Back to the main point of the post. One family was religious. The father is a reverend, they have seven children, brought up in a very serious household, etc. The other family is more laid back, more jokey, etc. A number of people interviewed claim that it was obvious that the two girls were very different from the family they grew up in. (Of course one can never be sure that they are not just rationalising after the events…)
What I found interesting was that the girl who was genetically from the religious family but grew up in the more normal family, apparently turned out to be very religious herself. That made me wondered if maybe our propensity to religious beliefs was somehow encoded in our genes. Maybe some genes determine how much of a pattern seeker we are. (I would hypothesise that pattern-seeking behaviour leads to coming up with rationalisations of events we see in real life, and that the easiest explanation of a lot of things is that there is some kind of divinity involved.) Or maybe some other behaviour, I don’t know.
In real life, it is hard to observe this, because parents do tend to educate their children to their own religious behaviours. So if one observes children with the same beliefs and religiosity as their parents, it is difficult to disentangle whether it comes from a genetic transmission or a cultural transmission (education). Maybe there are some studies done on twins growing up in different families? That would be interesting to look up.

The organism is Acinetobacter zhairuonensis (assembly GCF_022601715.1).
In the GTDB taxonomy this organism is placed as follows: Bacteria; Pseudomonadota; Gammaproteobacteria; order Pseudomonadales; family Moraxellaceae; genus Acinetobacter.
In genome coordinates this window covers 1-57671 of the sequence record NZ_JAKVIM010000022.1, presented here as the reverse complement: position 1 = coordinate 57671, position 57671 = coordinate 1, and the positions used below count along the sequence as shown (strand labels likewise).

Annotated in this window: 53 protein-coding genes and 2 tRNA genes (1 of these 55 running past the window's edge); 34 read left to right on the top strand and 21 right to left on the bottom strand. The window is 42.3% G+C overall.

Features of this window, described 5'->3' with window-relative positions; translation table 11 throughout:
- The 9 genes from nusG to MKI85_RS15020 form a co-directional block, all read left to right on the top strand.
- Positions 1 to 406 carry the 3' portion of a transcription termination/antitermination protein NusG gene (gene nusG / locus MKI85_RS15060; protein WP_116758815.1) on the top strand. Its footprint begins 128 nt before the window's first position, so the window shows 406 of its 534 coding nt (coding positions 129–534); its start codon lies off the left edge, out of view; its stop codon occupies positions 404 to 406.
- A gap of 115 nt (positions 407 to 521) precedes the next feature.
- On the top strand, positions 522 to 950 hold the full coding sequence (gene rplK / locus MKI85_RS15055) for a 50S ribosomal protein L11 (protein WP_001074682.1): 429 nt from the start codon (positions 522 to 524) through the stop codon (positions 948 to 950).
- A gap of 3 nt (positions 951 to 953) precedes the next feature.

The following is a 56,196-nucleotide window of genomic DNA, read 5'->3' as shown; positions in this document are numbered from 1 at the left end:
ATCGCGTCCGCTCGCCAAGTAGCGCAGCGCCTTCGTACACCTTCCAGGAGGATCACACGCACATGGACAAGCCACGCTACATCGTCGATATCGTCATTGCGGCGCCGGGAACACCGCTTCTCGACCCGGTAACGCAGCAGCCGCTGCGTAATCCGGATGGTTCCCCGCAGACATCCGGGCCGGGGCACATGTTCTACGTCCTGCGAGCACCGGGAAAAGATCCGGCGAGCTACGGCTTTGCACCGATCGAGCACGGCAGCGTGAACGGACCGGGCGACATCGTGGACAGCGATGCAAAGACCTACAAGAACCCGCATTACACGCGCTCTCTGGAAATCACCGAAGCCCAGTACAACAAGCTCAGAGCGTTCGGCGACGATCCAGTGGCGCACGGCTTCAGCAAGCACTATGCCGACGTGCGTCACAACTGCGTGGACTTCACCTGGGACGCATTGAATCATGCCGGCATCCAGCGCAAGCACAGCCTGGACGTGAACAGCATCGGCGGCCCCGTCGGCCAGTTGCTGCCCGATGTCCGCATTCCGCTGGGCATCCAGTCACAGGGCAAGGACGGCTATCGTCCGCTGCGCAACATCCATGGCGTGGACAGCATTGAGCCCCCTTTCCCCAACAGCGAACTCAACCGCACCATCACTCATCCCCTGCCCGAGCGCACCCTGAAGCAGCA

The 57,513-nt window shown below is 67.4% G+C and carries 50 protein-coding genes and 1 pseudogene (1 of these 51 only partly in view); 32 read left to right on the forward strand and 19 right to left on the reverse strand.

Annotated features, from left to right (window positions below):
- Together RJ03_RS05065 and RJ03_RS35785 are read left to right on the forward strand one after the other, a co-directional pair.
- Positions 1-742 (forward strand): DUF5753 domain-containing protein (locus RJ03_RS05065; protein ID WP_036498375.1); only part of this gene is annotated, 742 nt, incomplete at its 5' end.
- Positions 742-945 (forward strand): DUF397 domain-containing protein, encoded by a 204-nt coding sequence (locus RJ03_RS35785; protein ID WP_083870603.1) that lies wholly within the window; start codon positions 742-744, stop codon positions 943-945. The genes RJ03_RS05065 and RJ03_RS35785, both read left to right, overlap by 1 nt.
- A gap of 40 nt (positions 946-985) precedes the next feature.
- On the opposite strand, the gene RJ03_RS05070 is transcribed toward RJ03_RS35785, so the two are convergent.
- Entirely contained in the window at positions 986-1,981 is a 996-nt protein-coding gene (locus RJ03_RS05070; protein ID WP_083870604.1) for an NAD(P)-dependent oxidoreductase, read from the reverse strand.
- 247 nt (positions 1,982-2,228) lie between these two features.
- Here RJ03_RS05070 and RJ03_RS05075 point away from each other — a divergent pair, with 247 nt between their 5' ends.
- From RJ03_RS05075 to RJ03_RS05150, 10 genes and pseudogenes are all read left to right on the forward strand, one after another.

I recently went to visit the Hajj exhibition at the British Museum. The Hajj is one of the five pillars of the Muslim faith: it is the pilmigrage to Mecca that Muslims believe they have to do once in their life, as a reenactment of what the prophet Muhammed has done after his flight to Medina. The exhibition is appropriately set in the circular library at the very center of the British Museum, a very nice idea.
From the very beginning, the tone is set by a panel explaining Saudi Arabia involvement in the exhibition and how it is their pride and responsibility to ensure safety and hospitality to the muslim pilgrims from all over the world. Although it is rather customary that contributors to exhibitions have a nice publicity panel somewhere, this one was too emphatic to my taste.
This first impression was alas confirmed with the rest exhibition. I was expecting some historian perspective on the pilgrimage, its history, its challenges, how it reflected and affected geopolitics and events from all around the world. Instead, I left with a sour taste of having witnessed a giant advertisment designed to explained to Muslims how magical and important the pilgrimage was. The involvement of the Saudi Ministry for Tourism would not surprise me in the least.
Do not get me wrong, there are some nice artefacts there, impressive embroidments, objects from around the world (although I didn’t find the usual exquisiteness of some arabic art). Pictures and even films of pilgrims on the caravan. The most informative piece about the Hajj itself is 7-minute movie explaining the different steps that pilgrims believe they need to perform to accomplish the Hajj (with appropriate images of pilgrims crying with emotion).